Induced Pluripotent Stem Cell (iPSC) Models of Bipolar Disorder

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Bipolar disorder (BP) is a progressive, life-threatening condition characterized by alternating episodes of severe depression and mania, ranked by the WHO as among the leading causes of lifetime disability. The heritability of BP is estimated at 85–95%, and genetic susceptibility loci, each with small effects, are emerging. Accumulating evidence suggests a developmental origin for BP: neuroanatomical abnormalities are often present at the first episode; there are organizational and neuronal migration alterations, with minimal astrogliosis. In addition, BP is typically diagnosed at adolescence when there is a shift from relying on earlier-developing brain regions to later-maturing prefrontal structures—a period when the brain may be particularly vulnerable to pre-existing neuropathologies (Strakowski, 2012). Since subtle changes in differentiation can produce neurological consequences that only become apparent much later in life, a developmental model to study BP is required.

The ability to reprogram adult somatic cells to induced pluripotent stem cells (iPSC) by expressing four transcription factors found in the blastocyst inner cell mass and embryonic stem cells (Takahashi et al, 2007) now makes it possible to derive BP patient-specific stem cells. iPSC are well suited to identify alterations in cell behavior, examine gene expression, and identify novel signaling pathways in the affected cell type(s). In BP, they provide a robust source of cells from individuals with longitudinal observations, individuals on or off medications, and patients who have comorbid diagnoses, multiple episodes and treatments, unlike embryonic stem cells. iPSC have been derived for other neuropsychiatric disorders (e.g., Brennand et al, 2011), and are now being reported for BP.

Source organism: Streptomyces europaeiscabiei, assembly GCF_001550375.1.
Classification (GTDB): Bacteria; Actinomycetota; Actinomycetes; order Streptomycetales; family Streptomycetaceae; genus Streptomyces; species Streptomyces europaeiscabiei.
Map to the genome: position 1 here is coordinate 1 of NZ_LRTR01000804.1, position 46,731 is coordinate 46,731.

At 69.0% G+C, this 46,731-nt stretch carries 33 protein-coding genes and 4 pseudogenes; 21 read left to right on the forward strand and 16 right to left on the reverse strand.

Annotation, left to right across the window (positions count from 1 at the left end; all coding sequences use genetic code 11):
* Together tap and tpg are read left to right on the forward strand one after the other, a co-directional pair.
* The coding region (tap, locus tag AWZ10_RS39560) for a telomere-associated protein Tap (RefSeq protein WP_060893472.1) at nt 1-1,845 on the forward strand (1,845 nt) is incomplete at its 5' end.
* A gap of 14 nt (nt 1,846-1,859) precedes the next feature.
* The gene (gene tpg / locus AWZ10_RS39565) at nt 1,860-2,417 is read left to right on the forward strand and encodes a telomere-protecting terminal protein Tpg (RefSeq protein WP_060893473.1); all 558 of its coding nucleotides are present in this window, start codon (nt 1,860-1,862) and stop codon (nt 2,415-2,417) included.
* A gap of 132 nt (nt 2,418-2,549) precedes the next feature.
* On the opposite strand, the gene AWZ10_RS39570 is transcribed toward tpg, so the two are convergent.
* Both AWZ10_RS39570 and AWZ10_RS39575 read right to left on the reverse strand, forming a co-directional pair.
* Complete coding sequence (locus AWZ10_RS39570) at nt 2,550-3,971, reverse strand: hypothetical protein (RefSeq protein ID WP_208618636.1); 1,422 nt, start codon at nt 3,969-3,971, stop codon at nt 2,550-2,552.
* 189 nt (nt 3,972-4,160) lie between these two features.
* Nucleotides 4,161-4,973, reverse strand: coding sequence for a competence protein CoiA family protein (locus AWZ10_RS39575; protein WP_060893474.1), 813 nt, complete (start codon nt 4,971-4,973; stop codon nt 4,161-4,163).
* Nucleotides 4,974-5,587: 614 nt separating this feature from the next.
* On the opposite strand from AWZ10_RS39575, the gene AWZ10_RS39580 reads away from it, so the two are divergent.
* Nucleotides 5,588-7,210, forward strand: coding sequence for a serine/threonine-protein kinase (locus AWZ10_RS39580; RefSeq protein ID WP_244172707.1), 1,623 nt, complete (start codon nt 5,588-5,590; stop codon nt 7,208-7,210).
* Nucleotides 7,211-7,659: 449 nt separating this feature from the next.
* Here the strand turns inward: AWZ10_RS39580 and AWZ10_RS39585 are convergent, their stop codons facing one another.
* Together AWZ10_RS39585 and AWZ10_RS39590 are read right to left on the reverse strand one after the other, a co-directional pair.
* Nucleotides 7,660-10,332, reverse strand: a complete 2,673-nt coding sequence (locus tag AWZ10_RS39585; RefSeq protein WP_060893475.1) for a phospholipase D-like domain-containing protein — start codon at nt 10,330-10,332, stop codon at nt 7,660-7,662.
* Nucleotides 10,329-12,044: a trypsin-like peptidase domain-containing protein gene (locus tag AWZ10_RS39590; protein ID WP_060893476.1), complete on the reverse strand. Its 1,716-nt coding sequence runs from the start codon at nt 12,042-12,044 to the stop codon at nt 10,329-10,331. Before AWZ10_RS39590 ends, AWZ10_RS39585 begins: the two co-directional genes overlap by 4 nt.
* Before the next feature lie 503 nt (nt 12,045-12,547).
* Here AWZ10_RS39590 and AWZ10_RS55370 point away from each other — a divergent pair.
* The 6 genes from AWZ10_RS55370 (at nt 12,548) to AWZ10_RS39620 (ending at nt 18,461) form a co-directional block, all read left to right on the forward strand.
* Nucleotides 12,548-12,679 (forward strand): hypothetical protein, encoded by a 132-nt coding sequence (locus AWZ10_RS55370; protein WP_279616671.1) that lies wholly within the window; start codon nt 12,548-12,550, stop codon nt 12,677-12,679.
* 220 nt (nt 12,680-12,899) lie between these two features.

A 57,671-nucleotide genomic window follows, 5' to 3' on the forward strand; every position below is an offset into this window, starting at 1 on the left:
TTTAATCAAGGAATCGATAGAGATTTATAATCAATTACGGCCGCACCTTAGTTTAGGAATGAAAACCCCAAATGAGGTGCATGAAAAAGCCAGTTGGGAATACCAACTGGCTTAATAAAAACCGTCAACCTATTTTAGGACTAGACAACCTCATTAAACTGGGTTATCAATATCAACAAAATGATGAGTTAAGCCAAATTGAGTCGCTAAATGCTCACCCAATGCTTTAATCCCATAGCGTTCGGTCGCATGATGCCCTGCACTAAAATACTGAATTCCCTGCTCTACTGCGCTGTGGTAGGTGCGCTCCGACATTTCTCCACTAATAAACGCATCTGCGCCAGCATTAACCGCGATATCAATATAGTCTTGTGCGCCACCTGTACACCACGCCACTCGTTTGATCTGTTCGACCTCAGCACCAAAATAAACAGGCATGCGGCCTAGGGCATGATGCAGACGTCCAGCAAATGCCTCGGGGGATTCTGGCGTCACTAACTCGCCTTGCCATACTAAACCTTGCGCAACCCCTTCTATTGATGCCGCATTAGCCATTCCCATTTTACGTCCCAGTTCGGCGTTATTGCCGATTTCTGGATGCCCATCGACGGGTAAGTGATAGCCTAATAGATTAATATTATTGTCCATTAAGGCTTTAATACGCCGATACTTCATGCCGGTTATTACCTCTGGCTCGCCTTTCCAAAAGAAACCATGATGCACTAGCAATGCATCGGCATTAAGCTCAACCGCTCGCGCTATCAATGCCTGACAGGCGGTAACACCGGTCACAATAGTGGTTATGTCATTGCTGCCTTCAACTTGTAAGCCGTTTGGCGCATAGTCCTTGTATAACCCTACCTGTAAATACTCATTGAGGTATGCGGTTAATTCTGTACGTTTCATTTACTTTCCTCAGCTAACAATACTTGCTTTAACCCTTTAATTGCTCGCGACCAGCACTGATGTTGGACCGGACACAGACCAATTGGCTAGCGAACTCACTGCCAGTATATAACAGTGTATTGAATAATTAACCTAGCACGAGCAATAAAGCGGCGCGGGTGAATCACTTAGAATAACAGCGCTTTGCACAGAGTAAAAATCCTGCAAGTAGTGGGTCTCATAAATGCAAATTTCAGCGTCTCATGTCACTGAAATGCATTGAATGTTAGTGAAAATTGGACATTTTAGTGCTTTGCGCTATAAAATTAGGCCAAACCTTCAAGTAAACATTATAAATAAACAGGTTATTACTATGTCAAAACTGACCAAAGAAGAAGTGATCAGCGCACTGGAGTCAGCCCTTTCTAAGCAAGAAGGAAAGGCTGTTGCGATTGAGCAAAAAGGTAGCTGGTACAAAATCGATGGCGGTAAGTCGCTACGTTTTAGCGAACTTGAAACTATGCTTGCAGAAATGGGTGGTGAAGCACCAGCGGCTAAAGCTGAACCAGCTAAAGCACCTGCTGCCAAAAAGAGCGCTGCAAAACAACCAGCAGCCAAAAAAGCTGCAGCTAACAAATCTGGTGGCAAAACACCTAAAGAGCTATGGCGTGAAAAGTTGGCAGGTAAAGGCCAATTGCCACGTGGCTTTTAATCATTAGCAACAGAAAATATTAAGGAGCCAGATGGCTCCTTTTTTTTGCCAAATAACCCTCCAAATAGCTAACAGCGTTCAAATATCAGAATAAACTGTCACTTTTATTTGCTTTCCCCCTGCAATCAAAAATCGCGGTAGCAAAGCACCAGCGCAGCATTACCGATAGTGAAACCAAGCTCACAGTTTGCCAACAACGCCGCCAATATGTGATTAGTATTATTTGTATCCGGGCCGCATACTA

We have derived iPSC lines from six BPI patients and six healthy control (C) individuals and differentiated them into neurons to study their morphology, signaling characteristics, and transcriptome. We have shown that calcium signaling is altered in BP neurons (Chen et al, 2014). Importantly, these cells can be used to examine responsiveness to pharmacological interventions, as lithium pre-treatment reverted wave amplitudes to control levels (Figure 1).

Figure 1

Changes in Flo-4AM fluorescence intensity and wave amplitude in control and bipolar neurons+Li.

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These studies also indicated that BP neurons expressed transcripts characteristic of early ventral CNS fate: NKX2-2, FOXP2, ASCL1, LHX6, while control neurons expressed genes associated with dorsal telencephalic patterning: EMX2, FEZF2, PAX6, TBR2, TCF3, VGLUT1. Consistent with these results, prior to differentiation, control iPSC expressed significantly higher levels of LEFTY1,2 (which inhibit Nodal signaling) and of transcripts that regulate Hedgehog signaling, HHIP, and KIF7 (Cheung et al, 2009), which would promote dorsal telencephalic fate. Comparison of BP and C neurons also identified alterations in key components of the microRNA processing pathway, DICER and DROSHA, and of the mTOR pathway, RICTOR.

iPSC offer the first opportunity to study viable patient-derived neurons with the goal of understanding the molecular mechanisms underlying BP. We hypothesize that in BP neuronal cell fate determination is altered, increasing susceptibility to later epigenetic modifications. While iPSC provide important opportunities to model BP, much work remains to be carried out in larger family studies, to determine when during differentiation alterations may occur, and the cell types involved. This approach is beginning to identify novel, targetable signaling pathways in BP, and should provide the opportunity to identify and test effective medications for individual patients.


Dr O'Shea serves as a consultant for Genentech, Inc. Dr McInnis declares no conflict of interest.


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  2. Chen HM, DeLong CJ, Bame M, Rajapakse I, Herron TJ, McInnis MG et al (2014). Transcripts involved in calcium signaling and telencephalic neuronal fate are altered in induced pluripotent stem cells from bipolar disorder patients. Transl Psychiatry 4: e375.

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This work is supported by the HC Prechter Bipolar Research Fund and Steven Schwartzberg Memorial Fund at the University of Michigan.

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Correspondence to Melvin G McInnis.

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